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Mar 19, 2024 4:22 pm

Xander Schauffele: ‘History’ says golf will reunite

xander schauffele

Xander Schauffele largely stays out of the direct media spotlight, but as the highest-ranked player in this week’s Valspar Championship, it was only a matter of time before he was asked about the fractured state of professional golf.

The 30-year-old takes a philosophical approach to life on and off the golf course, which he used in weighing reported offers from LIV Golf that he turned down, as well as overcoming another Sunday letdown that saw him fall one shot shy of Scottie Scheffler at The Players Championship.

Asked Tuesday where he sees professional golf in three years, Schauffele said he’s “just going to lean on the side of history.”

That means bringing the stars from the PGA Tour and LIV Golf back together for more than the four majors each year.

“My guess would be that we would all be playing together again. I think that’s what fans would want, I think that’s what TV would want, and golf as a whole would probably be better off that way,” Schauffele told reporters on Tuesday. “Just like all sports when they have been fractured, they have always come back together.”

Schauffele wasn’t at Monday’s meeting in the Bahamas between PGA Tour commissioner Jay Monahan and the player directors from the tour’s policy board with Yasir Al-Rumayyan, the head of the Public Investment Fund of Saudi Arabia. He believes there are still many questions to be worked through before any future vision is “set in stone,” but believes discussions are moving in the right direction.

That includes the newly-formed PGA Tour Enterprises, a for-profit entity that will receive up to $3 billion in investment. That has muddied the waters in considering how further investment from PIF, which also funds LIV, might work and look like.

“I think everyone needs to understand that we are entertainers, to an extent, and we have to be loyal to the fans and produce a good product for TV ratings and things of that nature,” Schauffele said. “That’s sort of — now that we have a foot in the business department — I think that’s sort of the direction things are going.

“I think the tour’s just trying to find the right way to push forward, and it’s going to be impossible to keep everybody happy, but hopefully some sort of unification at the end of the day and then with that will be TV ratings. I think you can kind of put the horse in front of the carriage at that point and then sort of just chum along, versus sort of feels like we’re sort of guessing a little bit on how to get it done.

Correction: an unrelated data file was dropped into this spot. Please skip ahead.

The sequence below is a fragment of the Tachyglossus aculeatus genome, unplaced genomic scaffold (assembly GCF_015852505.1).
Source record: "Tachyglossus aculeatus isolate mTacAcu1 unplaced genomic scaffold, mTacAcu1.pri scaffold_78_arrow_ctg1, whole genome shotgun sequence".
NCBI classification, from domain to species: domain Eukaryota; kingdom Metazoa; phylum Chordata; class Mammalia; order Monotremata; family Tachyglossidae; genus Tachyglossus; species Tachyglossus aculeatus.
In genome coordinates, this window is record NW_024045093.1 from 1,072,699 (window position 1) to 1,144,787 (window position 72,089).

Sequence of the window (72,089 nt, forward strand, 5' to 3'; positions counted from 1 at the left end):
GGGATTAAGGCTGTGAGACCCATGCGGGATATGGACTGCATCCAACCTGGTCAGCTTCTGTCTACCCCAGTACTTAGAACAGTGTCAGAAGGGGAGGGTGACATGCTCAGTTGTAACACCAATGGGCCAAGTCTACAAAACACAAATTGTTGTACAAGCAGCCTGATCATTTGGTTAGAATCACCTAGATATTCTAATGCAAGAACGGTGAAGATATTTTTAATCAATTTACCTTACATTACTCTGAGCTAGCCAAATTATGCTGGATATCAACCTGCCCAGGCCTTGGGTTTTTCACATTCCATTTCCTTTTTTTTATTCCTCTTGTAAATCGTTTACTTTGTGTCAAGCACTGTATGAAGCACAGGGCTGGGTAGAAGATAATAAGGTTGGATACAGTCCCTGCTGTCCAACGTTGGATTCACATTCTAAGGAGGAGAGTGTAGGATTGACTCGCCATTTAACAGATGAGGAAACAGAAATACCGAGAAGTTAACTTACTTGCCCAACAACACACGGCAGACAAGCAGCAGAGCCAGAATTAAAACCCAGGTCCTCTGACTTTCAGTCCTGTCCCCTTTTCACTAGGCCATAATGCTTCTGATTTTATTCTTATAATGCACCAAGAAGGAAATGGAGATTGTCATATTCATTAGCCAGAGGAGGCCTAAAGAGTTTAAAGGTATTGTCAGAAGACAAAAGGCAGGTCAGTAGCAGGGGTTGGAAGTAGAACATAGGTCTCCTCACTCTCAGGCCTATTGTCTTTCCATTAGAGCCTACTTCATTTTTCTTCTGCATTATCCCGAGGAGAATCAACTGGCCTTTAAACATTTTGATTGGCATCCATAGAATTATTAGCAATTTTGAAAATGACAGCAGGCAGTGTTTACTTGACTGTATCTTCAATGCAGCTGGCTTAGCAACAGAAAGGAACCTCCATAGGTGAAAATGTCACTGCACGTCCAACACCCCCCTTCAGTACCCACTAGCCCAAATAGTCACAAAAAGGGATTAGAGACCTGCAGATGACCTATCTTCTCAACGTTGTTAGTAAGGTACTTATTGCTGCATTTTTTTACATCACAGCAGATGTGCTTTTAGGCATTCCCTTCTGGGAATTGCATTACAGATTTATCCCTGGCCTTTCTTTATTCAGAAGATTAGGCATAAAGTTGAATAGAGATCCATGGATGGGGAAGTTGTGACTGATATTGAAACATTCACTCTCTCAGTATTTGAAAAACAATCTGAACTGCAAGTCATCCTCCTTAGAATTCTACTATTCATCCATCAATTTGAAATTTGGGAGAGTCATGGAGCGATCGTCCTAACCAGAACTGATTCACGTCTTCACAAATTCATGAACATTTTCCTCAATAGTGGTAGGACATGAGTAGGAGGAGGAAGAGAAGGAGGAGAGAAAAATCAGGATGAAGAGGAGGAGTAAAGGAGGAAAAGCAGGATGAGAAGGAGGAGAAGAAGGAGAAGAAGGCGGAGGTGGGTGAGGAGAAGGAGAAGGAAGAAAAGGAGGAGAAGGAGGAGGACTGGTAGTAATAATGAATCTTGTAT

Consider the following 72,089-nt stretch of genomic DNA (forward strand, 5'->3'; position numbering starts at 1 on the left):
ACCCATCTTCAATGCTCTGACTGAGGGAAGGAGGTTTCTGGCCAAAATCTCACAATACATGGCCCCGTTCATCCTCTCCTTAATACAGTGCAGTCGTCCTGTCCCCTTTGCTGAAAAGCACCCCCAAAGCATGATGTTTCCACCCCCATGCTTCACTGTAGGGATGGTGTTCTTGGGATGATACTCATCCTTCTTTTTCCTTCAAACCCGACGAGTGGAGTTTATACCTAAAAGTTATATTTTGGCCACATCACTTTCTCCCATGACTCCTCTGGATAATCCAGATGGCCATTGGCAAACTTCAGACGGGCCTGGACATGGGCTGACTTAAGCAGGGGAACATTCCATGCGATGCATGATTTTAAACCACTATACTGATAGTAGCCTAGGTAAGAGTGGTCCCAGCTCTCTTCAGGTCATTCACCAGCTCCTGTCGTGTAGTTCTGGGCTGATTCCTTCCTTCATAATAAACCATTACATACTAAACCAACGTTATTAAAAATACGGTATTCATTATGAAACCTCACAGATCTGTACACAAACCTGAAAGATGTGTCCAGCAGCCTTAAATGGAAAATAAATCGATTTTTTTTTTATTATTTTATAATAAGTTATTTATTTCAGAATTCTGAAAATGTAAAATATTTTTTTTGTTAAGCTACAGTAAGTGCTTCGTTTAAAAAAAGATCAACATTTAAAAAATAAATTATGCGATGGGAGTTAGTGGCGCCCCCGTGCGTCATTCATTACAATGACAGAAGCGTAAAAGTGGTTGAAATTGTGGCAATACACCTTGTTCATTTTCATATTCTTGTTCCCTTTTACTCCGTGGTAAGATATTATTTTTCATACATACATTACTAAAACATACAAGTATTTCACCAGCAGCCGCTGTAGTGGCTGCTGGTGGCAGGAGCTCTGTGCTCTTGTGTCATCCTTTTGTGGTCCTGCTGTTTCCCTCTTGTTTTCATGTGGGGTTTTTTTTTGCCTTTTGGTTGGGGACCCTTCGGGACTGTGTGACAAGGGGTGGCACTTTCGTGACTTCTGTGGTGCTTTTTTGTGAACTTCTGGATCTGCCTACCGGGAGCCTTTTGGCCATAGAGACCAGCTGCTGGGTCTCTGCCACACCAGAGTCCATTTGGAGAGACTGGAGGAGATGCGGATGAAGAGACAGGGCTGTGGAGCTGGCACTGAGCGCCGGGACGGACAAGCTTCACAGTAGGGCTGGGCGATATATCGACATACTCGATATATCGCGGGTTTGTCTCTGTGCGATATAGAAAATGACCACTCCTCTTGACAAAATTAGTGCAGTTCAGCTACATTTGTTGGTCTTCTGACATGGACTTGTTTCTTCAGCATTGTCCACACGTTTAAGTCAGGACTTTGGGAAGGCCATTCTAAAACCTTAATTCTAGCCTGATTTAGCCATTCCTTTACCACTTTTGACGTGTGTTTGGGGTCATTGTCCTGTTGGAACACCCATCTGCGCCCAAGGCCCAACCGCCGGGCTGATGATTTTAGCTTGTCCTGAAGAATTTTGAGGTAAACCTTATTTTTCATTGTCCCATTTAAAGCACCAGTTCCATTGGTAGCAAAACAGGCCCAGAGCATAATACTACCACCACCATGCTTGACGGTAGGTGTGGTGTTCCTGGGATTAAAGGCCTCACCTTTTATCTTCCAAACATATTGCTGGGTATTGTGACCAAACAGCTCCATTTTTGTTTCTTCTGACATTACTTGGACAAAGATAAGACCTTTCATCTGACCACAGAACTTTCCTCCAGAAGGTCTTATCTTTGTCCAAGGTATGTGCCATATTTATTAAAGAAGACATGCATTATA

“And it’s understandable, because I don’t think anyone has sort of the right answer to keep everyone happy.”

One of the key sticking points has been the notion of how players who turned down massive offers from LIV may be compensated for that decision should players who left be allowed to return to the tour. Schauffele relied on that philosophical approach instilled by his father, Stefan, in saying that compensation for his past decision isn’t a factor for him personally.

“I think that goes into the accept boat for me, if we’re going to run that sort of scheme on your question here,” he said. “I have to accept sort of any decision I was going to make a long time ago regarding to what you just mentioned with money and moving and them coming back and stuff of that nature.

“I’m very content with where I sit right now and I would have chosen otherwise if I — I don’t have any regrets of what I’ve done or what I’m doing, so I’m sleeping just fine at night knowing where I stand.”

Acceptance was a term Schauffele also used when asked how he has coped with losing to Scheffler by a single stroke on one of golf’s biggest stages. The 54-hole leader, Schauffele was outscored by six shots on Sunday by the world’s No. 1-ranked player.

A seven-time winner on the PGA Tour and an Olympic champion, Schauffele’s critics still point out the lack of a major championship or a win at The Players. He now has double-digit runner-ups on tour, including at three of the four majors along with a T3 at the 2019 U.S. Open.

Meanwhile, his most recent win in a stroke-play event came at the 2022 Travelers Championship.

“I was just there, again, in a good spot to win a golf tournament and didn’t get it done,” he said. “So, I’ve accepted that and I have a couple nights to sleep under my belt now and feeling better than I did a couple days ago.

“Just excited to try and win again.”

–Field Level Media

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